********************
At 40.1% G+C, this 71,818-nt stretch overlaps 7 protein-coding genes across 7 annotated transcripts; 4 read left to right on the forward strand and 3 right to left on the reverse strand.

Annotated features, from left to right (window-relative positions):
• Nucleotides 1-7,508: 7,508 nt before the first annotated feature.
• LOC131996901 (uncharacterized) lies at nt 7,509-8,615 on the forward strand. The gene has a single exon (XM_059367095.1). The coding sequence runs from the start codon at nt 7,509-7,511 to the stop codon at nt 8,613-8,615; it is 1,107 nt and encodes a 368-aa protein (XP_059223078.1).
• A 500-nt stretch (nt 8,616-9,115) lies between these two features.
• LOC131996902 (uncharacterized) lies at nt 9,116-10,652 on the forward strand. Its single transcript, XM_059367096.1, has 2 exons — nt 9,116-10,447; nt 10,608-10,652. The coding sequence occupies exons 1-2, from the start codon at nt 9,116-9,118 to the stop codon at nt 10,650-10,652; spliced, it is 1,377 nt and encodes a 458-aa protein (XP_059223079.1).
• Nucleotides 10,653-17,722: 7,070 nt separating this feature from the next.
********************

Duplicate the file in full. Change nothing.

At 40.1% G+C, this 71,818-nt stretch overlaps 7 protein-coding genes across 7 annotated transcripts; 4 read left to right on the forward strand and 3 right to left on the reverse strand.

Annotated features, from left to right (window-relative positions):
• Nucleotides 1-7,508: 7,508 nt before the first annotated feature.
• LOC131996901 (uncharacterized) lies at nt 7,509-8,615 on the forward strand. The gene has a single exon (XM_059367095.1). The coding sequence runs from the start codon at nt 7,509-7,511 to the stop codon at nt 8,613-8,615; it is 1,107 nt and encodes a 368-aa protein (XP_059223078.1).
• A 500-nt stretch (nt 8,616-9,115) lies between these two features.
• LOC131996902 (uncharacterized) lies at nt 9,116-10,652 on the forward strand. Its single transcript, XM_059367096.1, has 2 exons — nt 9,116-10,447; nt 10,608-10,652. The coding sequence occupies exons 1-2, from the start codon at nt 9,116-9,118 to the stop codon at nt 10,650-10,652; spliced, it is 1,377 nt and encodes a 458-aa protein (XP_059223079.1).
• Nucleotides 10,653-17,722: 7,070 nt separating this feature from the next.